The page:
Canadians Fleeing Ontario Is Accelerating, Alberta Becomes Top Destination

Canadians are re-evaluating their housing situation, and it’s sending many to new provinces. Statistics Canada (Stat Can) data shows a significant interprovincial migration. This is the flow of Canadians looking to improve their quality of life by moving to a new province. Since Ontario’s home prices have begun to surge, the province has been on the losing end of this trend.

Affordable provinces are in, and expensive provinces are out for Canadian residents. We looked at Q1 2022 interprovincial migration data and found a big shift in moving patterns. Ontario, once considered Canada’s opportunity hub, is now seeing people leave in droves. Alberta and Nova Scotia, formerly known for losses, are now the top destinations for Canadians looking for a change.

Interprovincial migration is when a resident moves to a new province. Long-term residents have insights on a province that can’t easily be quantified. Sure, maybe unemployment is low and wages are high, but it might not add up to a better quality of life. They have practical, on-the-ground experience with a region and how attractive it can be. If a lot more people leave than arrive, the province might be a poor value proposition.

Provinces with a positive flow aren’t just attracting people, but also retaining them. Keeping locals satisfied while poaching people from other regions is no easy task. Policymakers can learn what works and what doesn’t to continue to compete for people. 

Now let’s look at the data:

First, let’s start with the provinces doing things right. Alberta saw the largest net inflow, gaining 5,351 people in Q1 2022. This completely reverses the negative movements seen last year in the quarter. The next two to follow are BC with a net gain of 3,051 people (-67% compared to Q1 2021), and Nova Scotia with 2,419 (-10%) people.

All three of these provinces saw large net gains for interprovincial migrants. However, it’s worth noticing that Alberta is the only one of the three to see an acceleration for the trend. The other two provinces have made big gains, but they’re slowing.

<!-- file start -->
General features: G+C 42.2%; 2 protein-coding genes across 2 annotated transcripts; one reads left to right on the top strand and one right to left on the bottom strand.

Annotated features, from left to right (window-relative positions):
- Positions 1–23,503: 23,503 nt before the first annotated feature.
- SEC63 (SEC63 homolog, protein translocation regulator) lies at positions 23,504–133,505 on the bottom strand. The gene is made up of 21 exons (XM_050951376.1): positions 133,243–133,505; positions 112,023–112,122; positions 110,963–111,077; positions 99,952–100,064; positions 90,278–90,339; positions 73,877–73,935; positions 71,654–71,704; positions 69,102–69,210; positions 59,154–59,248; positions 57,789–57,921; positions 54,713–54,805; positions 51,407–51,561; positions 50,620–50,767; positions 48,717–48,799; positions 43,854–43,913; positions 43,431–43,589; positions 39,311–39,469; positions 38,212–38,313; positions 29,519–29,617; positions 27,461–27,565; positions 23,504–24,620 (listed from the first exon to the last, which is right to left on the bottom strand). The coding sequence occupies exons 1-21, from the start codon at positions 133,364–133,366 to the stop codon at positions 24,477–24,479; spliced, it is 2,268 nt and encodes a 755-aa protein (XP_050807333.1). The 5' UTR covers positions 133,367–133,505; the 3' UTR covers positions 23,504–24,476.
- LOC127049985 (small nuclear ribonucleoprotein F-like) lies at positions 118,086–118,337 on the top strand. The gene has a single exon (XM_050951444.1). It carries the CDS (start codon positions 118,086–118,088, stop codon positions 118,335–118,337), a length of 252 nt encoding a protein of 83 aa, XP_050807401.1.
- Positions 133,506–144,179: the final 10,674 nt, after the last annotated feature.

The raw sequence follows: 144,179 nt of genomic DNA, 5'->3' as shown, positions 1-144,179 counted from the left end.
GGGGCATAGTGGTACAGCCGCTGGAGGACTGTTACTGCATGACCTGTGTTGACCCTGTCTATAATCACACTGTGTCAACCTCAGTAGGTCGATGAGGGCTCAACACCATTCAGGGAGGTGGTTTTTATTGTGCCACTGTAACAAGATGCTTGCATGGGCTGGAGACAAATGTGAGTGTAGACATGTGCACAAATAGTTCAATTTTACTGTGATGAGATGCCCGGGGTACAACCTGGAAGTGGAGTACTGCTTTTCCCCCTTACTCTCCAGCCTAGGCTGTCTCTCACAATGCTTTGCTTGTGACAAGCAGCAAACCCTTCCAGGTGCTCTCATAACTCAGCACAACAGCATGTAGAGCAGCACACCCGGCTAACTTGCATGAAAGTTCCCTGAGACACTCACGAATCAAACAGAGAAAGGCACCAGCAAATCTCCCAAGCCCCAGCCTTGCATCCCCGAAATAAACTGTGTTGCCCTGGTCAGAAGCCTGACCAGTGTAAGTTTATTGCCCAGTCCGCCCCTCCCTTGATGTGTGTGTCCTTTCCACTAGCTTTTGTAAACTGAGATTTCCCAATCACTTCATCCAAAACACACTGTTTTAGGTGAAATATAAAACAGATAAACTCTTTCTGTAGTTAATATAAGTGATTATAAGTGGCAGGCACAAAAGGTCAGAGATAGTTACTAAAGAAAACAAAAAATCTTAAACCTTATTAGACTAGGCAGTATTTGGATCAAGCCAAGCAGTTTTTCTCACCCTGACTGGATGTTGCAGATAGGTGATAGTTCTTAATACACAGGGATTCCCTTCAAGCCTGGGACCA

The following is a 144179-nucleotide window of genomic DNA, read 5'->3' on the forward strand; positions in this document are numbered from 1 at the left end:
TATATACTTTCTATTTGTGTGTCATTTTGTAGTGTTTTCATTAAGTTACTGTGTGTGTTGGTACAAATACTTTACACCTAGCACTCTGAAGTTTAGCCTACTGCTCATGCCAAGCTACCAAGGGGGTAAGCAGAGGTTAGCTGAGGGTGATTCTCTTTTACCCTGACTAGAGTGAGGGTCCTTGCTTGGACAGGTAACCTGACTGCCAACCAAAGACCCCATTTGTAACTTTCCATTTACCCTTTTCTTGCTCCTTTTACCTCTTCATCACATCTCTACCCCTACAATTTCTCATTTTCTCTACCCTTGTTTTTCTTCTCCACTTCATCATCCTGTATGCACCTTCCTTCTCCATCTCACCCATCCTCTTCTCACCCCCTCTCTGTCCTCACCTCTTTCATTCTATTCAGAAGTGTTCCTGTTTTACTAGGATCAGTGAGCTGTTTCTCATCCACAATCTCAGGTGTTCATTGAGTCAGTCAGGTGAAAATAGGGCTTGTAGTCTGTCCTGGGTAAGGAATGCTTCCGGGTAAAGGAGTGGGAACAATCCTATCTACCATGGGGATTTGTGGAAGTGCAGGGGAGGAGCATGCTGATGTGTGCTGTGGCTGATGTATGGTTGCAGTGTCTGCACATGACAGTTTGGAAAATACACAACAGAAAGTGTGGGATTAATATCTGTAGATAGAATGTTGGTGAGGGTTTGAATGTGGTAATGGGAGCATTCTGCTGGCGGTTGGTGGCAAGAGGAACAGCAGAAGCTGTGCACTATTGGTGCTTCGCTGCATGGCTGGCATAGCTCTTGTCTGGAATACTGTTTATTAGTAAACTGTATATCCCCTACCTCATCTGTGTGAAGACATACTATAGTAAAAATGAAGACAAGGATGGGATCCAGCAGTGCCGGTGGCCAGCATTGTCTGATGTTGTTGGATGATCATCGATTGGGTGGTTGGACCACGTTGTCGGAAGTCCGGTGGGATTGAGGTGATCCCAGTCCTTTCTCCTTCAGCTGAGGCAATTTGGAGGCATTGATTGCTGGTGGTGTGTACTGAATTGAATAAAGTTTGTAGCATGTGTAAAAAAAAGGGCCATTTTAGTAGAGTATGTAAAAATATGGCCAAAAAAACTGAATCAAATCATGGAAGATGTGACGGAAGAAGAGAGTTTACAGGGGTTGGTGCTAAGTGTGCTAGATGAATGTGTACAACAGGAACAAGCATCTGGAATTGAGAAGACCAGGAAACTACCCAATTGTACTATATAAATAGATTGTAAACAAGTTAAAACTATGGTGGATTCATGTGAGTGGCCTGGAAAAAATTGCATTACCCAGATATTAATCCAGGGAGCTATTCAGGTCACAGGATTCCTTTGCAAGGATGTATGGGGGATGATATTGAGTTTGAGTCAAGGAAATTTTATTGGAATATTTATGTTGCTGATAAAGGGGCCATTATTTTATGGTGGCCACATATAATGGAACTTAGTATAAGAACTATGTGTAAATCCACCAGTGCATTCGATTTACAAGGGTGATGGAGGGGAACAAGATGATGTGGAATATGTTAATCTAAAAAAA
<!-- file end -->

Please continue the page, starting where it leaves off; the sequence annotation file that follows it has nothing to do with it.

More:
The biggest loser might surprise anyone who’s not from the province — Ontario. The province saw a net outflow of 11,566 people in Q1 2022, nearly double (+96%) last year’s net loss. It was followed by Manitoba with an outflow of 2,229 (-7%) people, and Saskatchewan with 1,358 (-28%) people.

Ontario is the only of the three provinces to see losses accelerate in size. The other two provinces are seeing smaller outflows from last year. Policymakers like to emphasize interprovincial losses don’t mean a shrinking population. You can attract more immigrants to make up for the losses, and then some. Immigrants tend to move to the Big Three hubs in Canada — Toronto, Vancouver, and Montreal.

It’s a good deal for the region, but if it fails to live up to the hype it’s not great for the immigrant. This often results in regret, and in a best-case scenario they figure out where locals are moving. At a certain point, word gets out and the previous hubs can be replaced as people move directly to the new region. The former hub then must fight an uphill battle to regain its reputation.


Bosley Real Estate Ltd. is a full-service boutique brokerage operating in Toronto, Muskoka, Niagara-on-the-Lake, Port Hope, and Cambridge, Ontario since 1928. We have three centrally located offices in Toronto and over 250 sales representatives selling and leasing homes and condominiums in all the vibrant communities we work in. Our brand is well recognized internationally thanks to our unique affiliation with Leading Real Estate Companies of the World. Our sales teams meet weekly to discuss market conditions, trending topics, and anecdotes that more accurately reflect the true temperature of the real estate market.

Do you have any questions about this week's market update? Curious about the current state of the real estate market? Give me a call at 416-219-6662 or fill out the form below and let's chat!
Brian C. Mayer Sales Representative